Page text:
hospitals

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A new public health awareness campaign is underway in Kentucky aimed at educating physicians and the public about the dangers of overprescribing antibiotics. 

Statistics from the Centers for Disease Control and Prevention show Kentucky has the highest rate of antibiotic use in the U.S. Bethany Wattles is with the Department of Pediatrics at the University of Louisville School of Medicine, and is part of the new campaign called Kentucky Antibiotic Awareness (KAA).

Owensboro Health

Owensboro Health Regional Hospital has been working with a third party since August of 2018 to create a dashboard with prices and market comparisons. The hospital is complying with a new federal law requiring hospitals across the country to post prices for stays, procedures, drugs, services and supplies.

“This is an opportunity for us to empower our consumers and patients, to understand more about pricing. And we want to be a very transparent and open organization,” said director of marketing and public relations Brian Hamby.

Lisa Gillespie

Cathy Rhoden-Goguen’s first experience with ‘Do Not Resuscitate’ orders came last year, two days after her father, Robert Rhoden, was admitted to Baptist Health Corbin with abdominal pain. Her phone rang at 5:24 a.m., and a nurse told her she needed to get to the hospital. Her father’s heart rate was dropping.

“So I ask her, ‘Has he been moved to ICU?’ And she said that he had a DNR, so they couldn’t move him to ICU,” Rhoden-Goguen said.

Thirteen minutes later, before she could get to the hospital, her father’s heart stopped and he died. He was 76 years old.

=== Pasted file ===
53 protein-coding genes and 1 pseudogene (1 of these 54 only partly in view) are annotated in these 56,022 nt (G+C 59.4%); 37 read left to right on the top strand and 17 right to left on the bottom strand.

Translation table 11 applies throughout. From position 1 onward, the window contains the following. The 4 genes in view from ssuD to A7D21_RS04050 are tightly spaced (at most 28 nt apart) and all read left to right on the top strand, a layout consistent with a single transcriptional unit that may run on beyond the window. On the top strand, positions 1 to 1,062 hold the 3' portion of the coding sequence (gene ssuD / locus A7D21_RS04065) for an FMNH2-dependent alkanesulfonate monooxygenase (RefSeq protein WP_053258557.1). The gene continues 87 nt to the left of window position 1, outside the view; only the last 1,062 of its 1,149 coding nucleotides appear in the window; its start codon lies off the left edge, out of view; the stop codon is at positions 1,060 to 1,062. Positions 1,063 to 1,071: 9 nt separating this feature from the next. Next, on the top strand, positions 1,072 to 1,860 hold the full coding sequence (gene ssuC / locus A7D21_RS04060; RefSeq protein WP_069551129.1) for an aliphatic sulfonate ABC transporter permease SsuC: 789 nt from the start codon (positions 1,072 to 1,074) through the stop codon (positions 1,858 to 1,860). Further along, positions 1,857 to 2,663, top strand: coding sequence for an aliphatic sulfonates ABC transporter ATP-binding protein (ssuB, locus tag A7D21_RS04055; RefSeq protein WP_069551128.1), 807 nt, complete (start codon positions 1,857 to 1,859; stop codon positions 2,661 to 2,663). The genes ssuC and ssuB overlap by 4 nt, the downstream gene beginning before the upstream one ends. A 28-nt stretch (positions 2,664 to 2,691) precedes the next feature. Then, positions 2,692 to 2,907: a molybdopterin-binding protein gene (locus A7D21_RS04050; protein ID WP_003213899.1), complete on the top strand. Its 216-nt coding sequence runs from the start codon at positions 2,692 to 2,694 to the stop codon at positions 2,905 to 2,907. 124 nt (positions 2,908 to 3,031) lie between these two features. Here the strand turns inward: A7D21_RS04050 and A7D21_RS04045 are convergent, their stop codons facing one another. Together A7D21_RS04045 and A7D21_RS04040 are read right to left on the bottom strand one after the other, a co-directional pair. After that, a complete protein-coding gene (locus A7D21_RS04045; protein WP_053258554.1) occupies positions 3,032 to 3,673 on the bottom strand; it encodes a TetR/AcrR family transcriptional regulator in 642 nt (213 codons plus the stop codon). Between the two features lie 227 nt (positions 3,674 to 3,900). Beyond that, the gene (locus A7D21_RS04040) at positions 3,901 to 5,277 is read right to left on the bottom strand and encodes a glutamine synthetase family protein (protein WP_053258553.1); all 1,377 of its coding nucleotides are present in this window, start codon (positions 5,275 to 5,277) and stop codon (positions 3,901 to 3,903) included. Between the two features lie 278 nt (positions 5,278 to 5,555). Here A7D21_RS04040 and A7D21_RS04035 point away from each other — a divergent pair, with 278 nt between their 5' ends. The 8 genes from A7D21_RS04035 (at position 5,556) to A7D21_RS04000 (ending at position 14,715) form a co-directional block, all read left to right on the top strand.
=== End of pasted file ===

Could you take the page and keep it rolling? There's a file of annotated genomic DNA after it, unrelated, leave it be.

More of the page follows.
“There was no treatment and the basis for them refusing to treat him was the fact that he had signed a DNR,” Rhoden-Goguen said.


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If you go to the hospital this year, there will likely be a small decrease in your bill from previous years.

That’s because hospitals in Kentucky saw the lowest rates of charity care in 2015 since before Medicaid expansion went into effect four years ago.

But it might not last.

Charity care refers to the services hospitals provide patients who can’t pay because they don’t have insurance. Hospitals get paid back for this partially by the state and federal government, but they pass the remaining cost on to insured people.

In 2015, Kentucky hospitals had $552 million in charity care costs, compared with $2.4 billion four years ago.

The findings on uncompensated care come from a new report from the Foundation for a Healthy Kentucky report out last week.

A big reason for the dip is likely from the state’s expanded Medicaid program.

Caverna Memorial

A Hart County hospital is being acquired by The Medical Center of Bowling Green.

At an announcement in Horse Cave Monday morning, the leadership of Caverna Memorial Hospital said it had agreed to the deal, which will be complete by the end of the year. Under the plan, Caverna Memorial will be known as The Medical Center at Caverna.

Caverna Memorial has been independently operated since 1967, and is a 25-bed, non-profit critical access hospital.

The Medical Center executive vice-president Wade Stone says the increasingly complex and expensive nature of health care is making it tough for rural hospitals to remain independently-operated.

“It’s making sense for hospitals like Caverna—small rural hospitals—to start looking for options in terms of partnering, or being part of an acquisition, to make sure they have the resources they need to survive long-term.”